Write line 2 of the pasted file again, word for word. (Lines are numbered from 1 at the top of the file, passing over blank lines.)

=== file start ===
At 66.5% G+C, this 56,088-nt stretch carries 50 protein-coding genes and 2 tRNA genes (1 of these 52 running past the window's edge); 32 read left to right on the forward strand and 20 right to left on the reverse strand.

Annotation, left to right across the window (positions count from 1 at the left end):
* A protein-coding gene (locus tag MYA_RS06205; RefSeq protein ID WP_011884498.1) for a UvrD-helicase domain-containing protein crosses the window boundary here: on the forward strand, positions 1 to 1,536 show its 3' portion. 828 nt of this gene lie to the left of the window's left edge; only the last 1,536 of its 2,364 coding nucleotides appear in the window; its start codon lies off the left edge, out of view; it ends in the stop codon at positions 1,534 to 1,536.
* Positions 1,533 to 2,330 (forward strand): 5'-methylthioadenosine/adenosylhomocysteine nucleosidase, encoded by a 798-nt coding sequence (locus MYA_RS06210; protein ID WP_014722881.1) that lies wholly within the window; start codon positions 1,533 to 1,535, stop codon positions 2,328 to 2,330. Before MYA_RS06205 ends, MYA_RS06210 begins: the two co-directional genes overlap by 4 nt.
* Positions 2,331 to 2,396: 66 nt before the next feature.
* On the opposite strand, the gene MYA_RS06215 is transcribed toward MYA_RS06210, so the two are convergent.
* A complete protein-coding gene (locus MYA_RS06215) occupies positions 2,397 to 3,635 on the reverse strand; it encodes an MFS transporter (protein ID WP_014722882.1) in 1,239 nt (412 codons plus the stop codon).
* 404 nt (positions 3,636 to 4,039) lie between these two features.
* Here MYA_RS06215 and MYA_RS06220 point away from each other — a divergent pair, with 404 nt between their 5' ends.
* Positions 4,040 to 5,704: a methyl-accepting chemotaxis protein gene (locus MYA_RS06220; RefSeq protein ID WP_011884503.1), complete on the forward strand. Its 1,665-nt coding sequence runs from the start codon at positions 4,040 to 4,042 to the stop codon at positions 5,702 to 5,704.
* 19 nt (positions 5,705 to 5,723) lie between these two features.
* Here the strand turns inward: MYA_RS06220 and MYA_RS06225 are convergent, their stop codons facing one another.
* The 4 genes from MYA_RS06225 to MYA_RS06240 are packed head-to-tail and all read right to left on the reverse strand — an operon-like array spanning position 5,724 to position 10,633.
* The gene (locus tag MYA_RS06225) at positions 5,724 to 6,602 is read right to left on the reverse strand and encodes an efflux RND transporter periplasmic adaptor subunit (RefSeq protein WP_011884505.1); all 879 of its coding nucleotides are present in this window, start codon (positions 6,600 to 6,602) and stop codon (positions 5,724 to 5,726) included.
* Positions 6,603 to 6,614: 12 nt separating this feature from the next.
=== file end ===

Annotation, left to right across the window (positions count from 1 at the left end):